• "finding may be based on something a simple as poor sample washing to remove phosphate contamination."

    Excuse me? "may be". Well lots of things "may be" but if you can't prove that it was you should keep your mouth shut until you can prove that it "is" instead of "may be"

    • There is no "is" in science. Everything is in terms of "maybes." This reflects the epistemological position that nothing in science is certain, but that things can be more or less likely based upon the preponderance of evidence. In this case, the samples may not have been properly washed (the original paper leaves out those details), and if the samples were not properly washed, there is an obvious source of contamination. The correct response is not to attacked Dr. Redfield for disagreeing with the pape
      • by Spykk (823586)

        There is no "is" in science

        Only the dark scientists deal in absolutes.

        • by lennier (44736)

          Only the dark scientists deal in absolutes.

          Search your anecdotes. You know this to be true.

          The department head has foreseen this. We can destroy him.

          Together we can rule this faculty as thesis advisor and undergrad!

  • by milkmage (795746) on Wednesday December 08, 2010 @11:42AM (#34487444)

    microbes (hell, even complex multi cellular organisms) THRIVE under incredibly hostile conditions right here on this planet. but it's "impossible" organisms eat arsenic because it's "poison"

    keep in mind all this shit happens at the bottom of the ocean where the pressure is thousands of PSI.

    http://en.wikipedia.org/wiki/Hydrothermal_vent [wikipedia.org] .....
    Although life is very sparse at these depths, black smokers are the center of entire ecosystems. Sunlight is nonexistent, so many organisms — such as archaea and extremophiles — convert the heat, methane, and sulfur compounds provided by black smokers into energy through a process called chemosynthesis. .....
    A species of phototrophic bacterium has been found living near a black smoker off the coast of Mexico at a depth of 2,500 m (8,200 ft). No sunlight penetrates that far into the waters. Instead, the bacteria, part of the Chlorobiaceae family, use the faint glow from the black smoker for photosynthesis. This is the first organism discovered in nature to exclusively use a light other than sunlight for photosynthesis. .....
    Other examples of the unique fauna who inhabit this ecosystem are scaly-foot gastropod Crysomallon squamiferum, a species of snail with a foot reinforced by scales made of iron and organic materials, and the Pompeii Worm Alvinella pompejana, which is capable of withstanding temperatures up to 80C (176F).

    can you imagine the fish tank you'd need to sustain this life on the surface!? the surface of Mars has to be (marginally) more hospitable than this but "Compared to the surrounding sea floor, however, hydrothermal vent zones have a density of organisms 10,000 to 100,000 times greater."

    • microbes (hell, even complex multi cellular organisms) THRIVE under incredibly hostile conditions right here on this planet. but it's "impossible" organisms eat arsenic because it's "poison"

      You are missing the point. No one has said that life in an arsenic-rich environment is impossible. No one said that life could not exist without phosphorus. What the critics are saying is that the paper published in Science does not adequately demonstrate that life the bacteria under study can use arsenic instead of p

    • scaly-foot gastropod Crysomallon squamiferum, a species of snail with a foot reinforced by scales made of iron and organic materials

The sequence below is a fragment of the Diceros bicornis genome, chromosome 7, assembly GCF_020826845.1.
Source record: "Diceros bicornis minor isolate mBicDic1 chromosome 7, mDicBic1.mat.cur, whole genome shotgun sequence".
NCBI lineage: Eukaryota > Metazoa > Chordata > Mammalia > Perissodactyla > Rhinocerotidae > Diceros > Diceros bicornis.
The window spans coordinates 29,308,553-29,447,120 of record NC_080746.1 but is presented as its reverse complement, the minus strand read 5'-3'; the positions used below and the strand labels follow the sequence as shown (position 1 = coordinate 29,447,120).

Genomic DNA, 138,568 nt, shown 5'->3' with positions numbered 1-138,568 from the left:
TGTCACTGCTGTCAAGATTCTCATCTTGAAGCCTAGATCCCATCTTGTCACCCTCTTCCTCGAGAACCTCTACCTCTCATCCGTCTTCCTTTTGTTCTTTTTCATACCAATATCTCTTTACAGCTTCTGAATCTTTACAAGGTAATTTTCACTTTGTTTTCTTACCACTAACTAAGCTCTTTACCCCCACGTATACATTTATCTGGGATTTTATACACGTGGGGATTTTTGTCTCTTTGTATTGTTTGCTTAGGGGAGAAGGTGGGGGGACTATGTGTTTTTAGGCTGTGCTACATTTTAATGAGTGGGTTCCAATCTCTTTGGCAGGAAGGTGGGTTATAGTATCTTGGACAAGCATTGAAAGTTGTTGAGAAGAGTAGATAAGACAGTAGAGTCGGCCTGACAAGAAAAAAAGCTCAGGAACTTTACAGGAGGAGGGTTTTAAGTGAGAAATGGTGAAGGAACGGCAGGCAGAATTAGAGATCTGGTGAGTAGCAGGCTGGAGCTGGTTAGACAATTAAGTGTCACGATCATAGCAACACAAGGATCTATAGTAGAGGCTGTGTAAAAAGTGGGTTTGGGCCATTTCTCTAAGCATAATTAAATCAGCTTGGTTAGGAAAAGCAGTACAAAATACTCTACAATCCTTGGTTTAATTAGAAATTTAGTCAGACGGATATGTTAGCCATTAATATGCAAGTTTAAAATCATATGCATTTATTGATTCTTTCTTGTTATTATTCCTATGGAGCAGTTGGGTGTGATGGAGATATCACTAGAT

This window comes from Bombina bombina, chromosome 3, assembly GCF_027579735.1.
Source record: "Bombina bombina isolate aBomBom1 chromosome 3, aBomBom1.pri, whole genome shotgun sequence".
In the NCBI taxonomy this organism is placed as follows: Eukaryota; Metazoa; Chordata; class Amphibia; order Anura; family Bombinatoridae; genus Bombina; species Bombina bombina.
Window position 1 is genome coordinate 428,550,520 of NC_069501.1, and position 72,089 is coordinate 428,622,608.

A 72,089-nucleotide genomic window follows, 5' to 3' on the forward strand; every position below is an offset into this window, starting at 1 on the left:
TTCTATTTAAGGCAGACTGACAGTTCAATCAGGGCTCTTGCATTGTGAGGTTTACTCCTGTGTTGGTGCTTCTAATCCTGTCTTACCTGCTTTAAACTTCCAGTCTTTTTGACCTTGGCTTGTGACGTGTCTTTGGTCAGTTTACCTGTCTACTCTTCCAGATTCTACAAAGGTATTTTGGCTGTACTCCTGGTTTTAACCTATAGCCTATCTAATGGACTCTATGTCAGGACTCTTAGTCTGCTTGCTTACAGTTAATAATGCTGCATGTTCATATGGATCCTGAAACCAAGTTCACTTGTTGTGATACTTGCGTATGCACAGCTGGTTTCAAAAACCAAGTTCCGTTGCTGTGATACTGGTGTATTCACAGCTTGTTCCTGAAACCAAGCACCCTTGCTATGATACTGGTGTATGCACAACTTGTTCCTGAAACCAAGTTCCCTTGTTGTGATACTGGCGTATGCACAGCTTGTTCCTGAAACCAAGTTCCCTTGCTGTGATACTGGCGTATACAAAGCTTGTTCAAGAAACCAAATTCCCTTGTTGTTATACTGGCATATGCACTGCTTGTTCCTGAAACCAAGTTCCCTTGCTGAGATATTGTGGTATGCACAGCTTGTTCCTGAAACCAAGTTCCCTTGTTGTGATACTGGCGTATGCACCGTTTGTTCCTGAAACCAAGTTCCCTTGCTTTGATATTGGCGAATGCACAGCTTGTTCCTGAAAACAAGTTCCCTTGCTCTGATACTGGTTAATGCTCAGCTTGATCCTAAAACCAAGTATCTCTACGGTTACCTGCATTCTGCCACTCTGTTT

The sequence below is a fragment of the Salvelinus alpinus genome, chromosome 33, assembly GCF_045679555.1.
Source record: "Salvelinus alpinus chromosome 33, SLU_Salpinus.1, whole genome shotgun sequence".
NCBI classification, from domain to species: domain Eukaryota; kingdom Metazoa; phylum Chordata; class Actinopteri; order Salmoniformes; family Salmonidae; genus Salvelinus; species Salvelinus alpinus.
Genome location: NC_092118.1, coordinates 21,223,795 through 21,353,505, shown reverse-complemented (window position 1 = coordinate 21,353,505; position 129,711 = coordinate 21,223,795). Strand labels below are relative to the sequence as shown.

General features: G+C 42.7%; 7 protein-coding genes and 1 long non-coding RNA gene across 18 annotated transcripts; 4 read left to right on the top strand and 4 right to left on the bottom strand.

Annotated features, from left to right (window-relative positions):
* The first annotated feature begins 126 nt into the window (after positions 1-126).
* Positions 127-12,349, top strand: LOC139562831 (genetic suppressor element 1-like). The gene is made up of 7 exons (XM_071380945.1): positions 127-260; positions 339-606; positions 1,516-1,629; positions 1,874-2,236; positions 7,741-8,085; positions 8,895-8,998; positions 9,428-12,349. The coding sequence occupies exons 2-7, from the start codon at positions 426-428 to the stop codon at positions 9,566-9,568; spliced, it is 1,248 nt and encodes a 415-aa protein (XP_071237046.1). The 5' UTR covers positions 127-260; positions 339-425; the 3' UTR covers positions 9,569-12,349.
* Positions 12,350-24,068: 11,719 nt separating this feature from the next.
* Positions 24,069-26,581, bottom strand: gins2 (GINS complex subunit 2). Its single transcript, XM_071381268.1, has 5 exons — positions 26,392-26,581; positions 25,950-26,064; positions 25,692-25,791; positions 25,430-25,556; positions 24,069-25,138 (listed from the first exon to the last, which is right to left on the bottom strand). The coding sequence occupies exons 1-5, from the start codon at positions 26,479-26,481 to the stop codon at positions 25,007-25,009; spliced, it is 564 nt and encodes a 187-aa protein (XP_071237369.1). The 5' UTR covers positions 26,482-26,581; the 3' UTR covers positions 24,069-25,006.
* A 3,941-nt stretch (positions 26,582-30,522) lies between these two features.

"A Dire Snail appears! Run away Y/N?"

    • by Sockatume (732728)

      The harshness of the environment isn't due to the presence of arsenic, but the lack of phosphorus. That's what's really interesting.

  • the finding may be based on something as simple as poor sample washing to remove phosphate contamination.

    This conflates two problems mentioned in the article: possible poor washing of arsenic off the DNA, since it apparently likes to glom onto things, and trace amounts of phosphorus in the salts they fed the bacteria that were trying to starve of phosphorus.

  • ...in this great blog [corante.com]. Also check out the rest of the posts, if you're a chemist you'll definitely will enjoy the "stuff I won't work with" series.

  • "go fever"? So this arsenic-metabolising bug is the O-ring of biology?

  • As a professional (PhD molecular biology) scientist, I think the starting point is this:
    If true, this is the biggest discovery in biology since watson crick, because it really redefines fundamentals of chemistry for life.
    This is different from life growing under what seems to us harsh conditions (very acid [pH 1], high temp(boiling water)) etc
    Replacing phosphorus with Arsenic is really fundamental, because phosphorus is found in so many different molecules in the cell: in DNA, RNA, tRNA, ATP, phospho lip
  • Coincidentally, there was an episode on a few days ago discussing the possibility of arsenic-based bacteria. I'm guessing that the episode wasn't churned out in 2 days, so there's probably a decent amount of background to this research.

  • that facr is most people in the blogosphere ahve no idea how press release are done, not do they know how information on science is released.

    The fact is most people in the blogosphere have no idea how press releases are done, not do they know how information on science is released.

    If it was something big, NASA wouldn't have announced they where going to do it. This applies to ANY large entity.
    If it was about getting a signal from another life form, they would have confirmed their data, and then just made t

    • by geekoid (135745)

      I cut that whole trying out, put it into a document to spell check, and pasted it back in. /. post what I cut out. Not out of the preview, og no. Just after the submit.

      Half the time the spell check doesn't work, need a special work around to past into the text box.

      Come on /. fix the thing already.

  • Here's a summary [www.imao.us] of the press conference, in case you missed it.

Every nonzero finite dimensional inner product space has an orthonormal basis. It makes sense, when you don't think about it.